If good television writing comes from personal experience, Gary David Goldberg has enough material to program a TV network. Whereas many of today's top TV producers were as children fed intravenously through the TV tube, Goldberg learned about life the old-fashioned way: He lived it.
While his contemporaries sat in Ivy League classrooms, Goldberg, a Brandeis University dropout, traveled around the world with his girlfriend, Diana Meehan, and pet Labrador, Ubu. In 1982, his roadside philosophies became the basis for "Family Ties," the sitcom about an idealistic pair of grown-up flower children raising materialistic kids in the Reagan era of supply-side economics.
Now, headlong into the '90s, Goldberg's personal life once again has inspired a TV series to reflect the times.
The new comedy "American Dreamer," on NBC Saturday nights, stars Robert Urich as a foreign TV correspondent whose wife's death prompts him to quit network news and move to a small Wisconsin town with his two children. There, he writes a homespun newspaper column with help from his emotional secretary, Carol Kane.
"American Dreamer" is about getting back to the basics, and that's a place that Goldberg, the real American dreamer, has a "desperate longing" to be.
"I wanted to do a show that was very much about the position I find myself in right now," Goldberg said, "which is a man about 45 who all of a sudden looks around and he says, 'Whoa! How'd I get here? What's it mean? What am I doing? Am I the guy I set out to be?' "
Goldberg sat back in a chair in his Paramount Studios office. The walls were coated thick with family and group photos, his youngest daughter's artwork and a bank of TV industry awards. Playground laughter drifted through an open window from the studio's day-care center, which Goldberg insisted Paramount build.
"That's the question I ask myself," he continued. "Am I the guy I set out to be?"
Goldberg, who reportedly pocketed $65 million last year when "Family Ties" sold in syndication, can afford to be--or do--just about anything he chooses. His feature film debut as writer and director of 1989's "Dad" was a critical success.
Now he's applying his Midas touch on the set of "American Dreamer."
"As soon as you hear the words come out of his mouth, everybody sighs this sigh of relief because they know it's right," said Urich, who last played the title role in ABC's "Spenser: For Hire."
"It's like hearing this universal truth coming out of his mouth. It's dazzling."
And all this from a 46-year-old man who didn't file an income tax report until 1975, took his first professional job as a TV writer at 31, and after two children and 21 years with Meehan finally decided that the relationship was working and married her earlier this year.
When Goldberg first began writing in 1975, he and Meehan were attending San Diego State University, the only school that would allow them a baby and a dog. They lived on Meehan's teaching assistant salary of $344 a month.
"The interesting thing is, we never talked about getting rich. We never talked about being famous. That was never an issue. We just talked about how great it must be to work as a writer."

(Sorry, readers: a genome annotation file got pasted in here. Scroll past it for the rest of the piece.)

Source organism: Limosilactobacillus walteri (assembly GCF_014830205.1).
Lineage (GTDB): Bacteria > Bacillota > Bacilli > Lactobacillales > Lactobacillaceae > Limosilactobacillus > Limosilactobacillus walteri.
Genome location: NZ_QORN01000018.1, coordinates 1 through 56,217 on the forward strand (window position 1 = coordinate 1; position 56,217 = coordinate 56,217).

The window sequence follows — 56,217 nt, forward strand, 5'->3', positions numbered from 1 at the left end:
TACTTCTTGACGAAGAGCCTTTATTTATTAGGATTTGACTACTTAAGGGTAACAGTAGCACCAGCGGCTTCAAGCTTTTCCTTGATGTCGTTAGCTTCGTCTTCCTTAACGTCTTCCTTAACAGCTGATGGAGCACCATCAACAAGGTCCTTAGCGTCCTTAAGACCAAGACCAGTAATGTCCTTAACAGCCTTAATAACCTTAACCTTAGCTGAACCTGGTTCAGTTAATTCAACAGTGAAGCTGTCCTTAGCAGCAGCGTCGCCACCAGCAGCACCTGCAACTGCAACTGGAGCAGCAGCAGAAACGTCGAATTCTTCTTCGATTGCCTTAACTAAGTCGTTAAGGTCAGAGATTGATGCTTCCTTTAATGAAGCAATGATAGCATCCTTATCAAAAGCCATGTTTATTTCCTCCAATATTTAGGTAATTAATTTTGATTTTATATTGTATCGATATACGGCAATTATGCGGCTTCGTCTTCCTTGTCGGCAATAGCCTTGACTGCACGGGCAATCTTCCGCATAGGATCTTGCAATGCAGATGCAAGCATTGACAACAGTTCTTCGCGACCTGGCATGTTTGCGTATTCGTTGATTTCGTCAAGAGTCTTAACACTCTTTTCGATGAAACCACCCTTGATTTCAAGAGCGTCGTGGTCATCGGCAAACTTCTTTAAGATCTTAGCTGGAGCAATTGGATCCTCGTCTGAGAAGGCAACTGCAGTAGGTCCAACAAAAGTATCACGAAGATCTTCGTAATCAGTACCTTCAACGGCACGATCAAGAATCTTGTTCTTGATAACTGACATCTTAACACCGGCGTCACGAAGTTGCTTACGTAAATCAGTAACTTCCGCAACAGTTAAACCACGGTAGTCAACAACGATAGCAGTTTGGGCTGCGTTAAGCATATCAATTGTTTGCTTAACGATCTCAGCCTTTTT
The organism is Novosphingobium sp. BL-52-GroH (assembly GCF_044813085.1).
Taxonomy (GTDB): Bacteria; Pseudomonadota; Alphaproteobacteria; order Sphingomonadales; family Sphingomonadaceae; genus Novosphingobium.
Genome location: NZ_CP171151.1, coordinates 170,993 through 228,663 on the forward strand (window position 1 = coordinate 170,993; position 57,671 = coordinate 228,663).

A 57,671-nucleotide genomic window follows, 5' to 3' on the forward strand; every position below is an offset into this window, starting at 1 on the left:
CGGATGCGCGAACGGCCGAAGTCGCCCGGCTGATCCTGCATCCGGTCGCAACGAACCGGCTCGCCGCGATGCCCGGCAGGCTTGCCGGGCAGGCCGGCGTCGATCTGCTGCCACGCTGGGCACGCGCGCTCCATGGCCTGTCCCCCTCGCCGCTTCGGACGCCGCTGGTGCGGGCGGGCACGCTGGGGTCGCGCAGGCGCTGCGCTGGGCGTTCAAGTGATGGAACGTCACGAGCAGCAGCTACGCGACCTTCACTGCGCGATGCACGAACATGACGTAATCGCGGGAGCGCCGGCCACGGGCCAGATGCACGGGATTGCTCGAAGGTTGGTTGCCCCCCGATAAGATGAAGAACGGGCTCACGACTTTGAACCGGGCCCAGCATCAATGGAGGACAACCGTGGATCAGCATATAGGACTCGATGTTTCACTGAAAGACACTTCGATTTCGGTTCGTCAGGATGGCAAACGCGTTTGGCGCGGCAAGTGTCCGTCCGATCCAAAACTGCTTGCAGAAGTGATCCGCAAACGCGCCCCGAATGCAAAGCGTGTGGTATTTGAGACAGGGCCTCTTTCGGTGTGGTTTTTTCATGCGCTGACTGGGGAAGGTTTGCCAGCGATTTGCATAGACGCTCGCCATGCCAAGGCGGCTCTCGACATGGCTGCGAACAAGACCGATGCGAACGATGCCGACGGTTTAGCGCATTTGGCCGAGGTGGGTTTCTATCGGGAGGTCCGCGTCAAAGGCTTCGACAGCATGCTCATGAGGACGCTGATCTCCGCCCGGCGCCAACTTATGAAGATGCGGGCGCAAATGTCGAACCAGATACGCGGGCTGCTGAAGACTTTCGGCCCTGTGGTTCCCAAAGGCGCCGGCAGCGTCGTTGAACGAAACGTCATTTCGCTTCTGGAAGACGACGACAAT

Goldberg grew up a basketball jock in Brooklyn and dreamed of becoming a physical education teacher. "It was my singular identification of myself, as an athlete," he said.
After graduating from high school in 1962, Goldberg was recruited to play basketball at the liberal Brandeis University. What he found there--a strange new world of art and politics--shattered his simple image of himself as an athlete. "I was just gliding through this life. Then all of a sudden you go to a place where someone says, 'Oh, you play ball. That's nice. What else?' "
Without the skills to survive at Brandeis, Goldberg dropped out. Over the next 10 years, he waited tables in Greenwich Village, traveled the world and opened the Organic Day Care Center out of his home in Berkeley, before finally returning to school to finish his degree at San Diego State.
One day an instructor who had seen his work plucked Goldberg from his class, took the nervous student into his office and pronounced him a writer, conferring upon Goldberg his confidence like a king knighting a battle-weary warrior. Goldberg's quest had ended.
In 1975, Meehan started a communications doctorate at USC (she would eventually found and direct the school's Institute for the Study of Women and Men) and Goldberg sold his first sitcom script. He spiraled upward to work on "The Bob Newhart Show," produce "The Tony Randall Show" and create his first sitcom in 1979, CBS' "The Last Resort." In 1981, he formed UBU Productions (named for his dog).
In "American Dreamer," Goldberg tears down TV's invisible "fourth wall" and ushers viewers into the mind of Urich, who stands in a black limbo set and speaks directly to them. It was a technique first used in "A, My Name is Alex," an Emmy-winning episode of "Family Ties."
Now, for the important question: Is Goldberg the guy he set out to be when he was young?
Goldberg smiled. "I've got to say, I think so," he said warmly. "You know, there's still obstacles I'm working on in my path. But basically I'm a guy I think I would have been proud of."
American Dreamer airs Saturday at 10:30 p.m. on NBC.